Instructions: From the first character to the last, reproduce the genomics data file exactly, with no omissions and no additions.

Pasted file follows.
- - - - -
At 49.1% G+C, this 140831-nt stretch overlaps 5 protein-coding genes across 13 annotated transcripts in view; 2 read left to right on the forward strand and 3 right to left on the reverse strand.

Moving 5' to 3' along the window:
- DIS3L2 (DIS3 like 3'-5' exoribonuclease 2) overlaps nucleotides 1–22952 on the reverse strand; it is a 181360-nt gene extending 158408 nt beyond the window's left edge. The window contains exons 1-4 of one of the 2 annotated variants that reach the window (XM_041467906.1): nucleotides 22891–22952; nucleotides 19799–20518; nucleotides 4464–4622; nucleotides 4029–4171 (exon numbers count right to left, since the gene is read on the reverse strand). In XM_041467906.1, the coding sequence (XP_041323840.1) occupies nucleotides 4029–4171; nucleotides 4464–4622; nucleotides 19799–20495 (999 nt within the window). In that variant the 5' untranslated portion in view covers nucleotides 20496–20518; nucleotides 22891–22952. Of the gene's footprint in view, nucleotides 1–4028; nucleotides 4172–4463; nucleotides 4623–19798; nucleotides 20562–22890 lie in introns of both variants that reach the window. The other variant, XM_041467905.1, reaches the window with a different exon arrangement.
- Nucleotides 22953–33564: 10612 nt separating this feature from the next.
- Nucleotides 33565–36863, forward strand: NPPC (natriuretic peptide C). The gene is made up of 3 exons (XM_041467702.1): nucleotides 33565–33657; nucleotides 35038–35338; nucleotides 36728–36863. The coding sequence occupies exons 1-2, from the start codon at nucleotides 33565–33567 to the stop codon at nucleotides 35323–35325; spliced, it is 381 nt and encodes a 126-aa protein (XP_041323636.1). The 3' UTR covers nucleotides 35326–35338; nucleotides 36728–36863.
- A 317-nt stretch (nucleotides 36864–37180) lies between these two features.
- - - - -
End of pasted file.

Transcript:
At 49.1% G+C, this 140831-nt stretch overlaps 5 protein-coding genes across 13 annotated transcripts in view; 2 read left to right on the forward strand and 3 right to left on the reverse strand.

Moving 5' to 3' along the window:
- DIS3L2 (DIS3 like 3'-5' exoribonuclease 2) overlaps nucleotides 1–22952 on the reverse strand; it is a 181360-nt gene extending 158408 nt beyond the window's left edge. The window contains exons 1-4 of one of the 2 annotated variants that reach the window (XM_041467906.1): nucleotides 22891–22952; nucleotides 19799–20518; nucleotides 4464–4622; nucleotides 4029–4171 (exon numbers count right to left, since the gene is read on the reverse strand). In XM_041467906.1, the coding sequence (XP_041323840.1) occupies nucleotides 4029–4171; nucleotides 4464–4622; nucleotides 19799–20495 (999 nt within the window). In that variant the 5' untranslated portion in view covers nucleotides 20496–20518; nucleotides 22891–22952. Of the gene's footprint in view, nucleotides 1–4028; nucleotides 4172–4463; nucleotides 4623–19798; nucleotides 20562–22890 lie in introns of both variants that reach the window. The other variant, XM_041467905.1, reaches the window with a different exon arrangement.
- Nucleotides 22953–33564: 10612 nt separating this feature from the next.
- Nucleotides 33565–36863, forward strand: NPPC (natriuretic peptide C). The gene is made up of 3 exons (XM_041467702.1): nucleotides 33565–33657; nucleotides 35038–35338; nucleotides 36728–36863. The coding sequence occupies exons 1-2, from the start codon at nucleotides 33565–33567 to the stop codon at nucleotides 35323–35325; spliced, it is 381 nt and encodes a 126-aa protein (XP_041323636.1). The 3' UTR covers nucleotides 35326–35338; nucleotides 36728–36863.
- A 317-nt stretch (nucleotides 36864–37180) lies between these two features.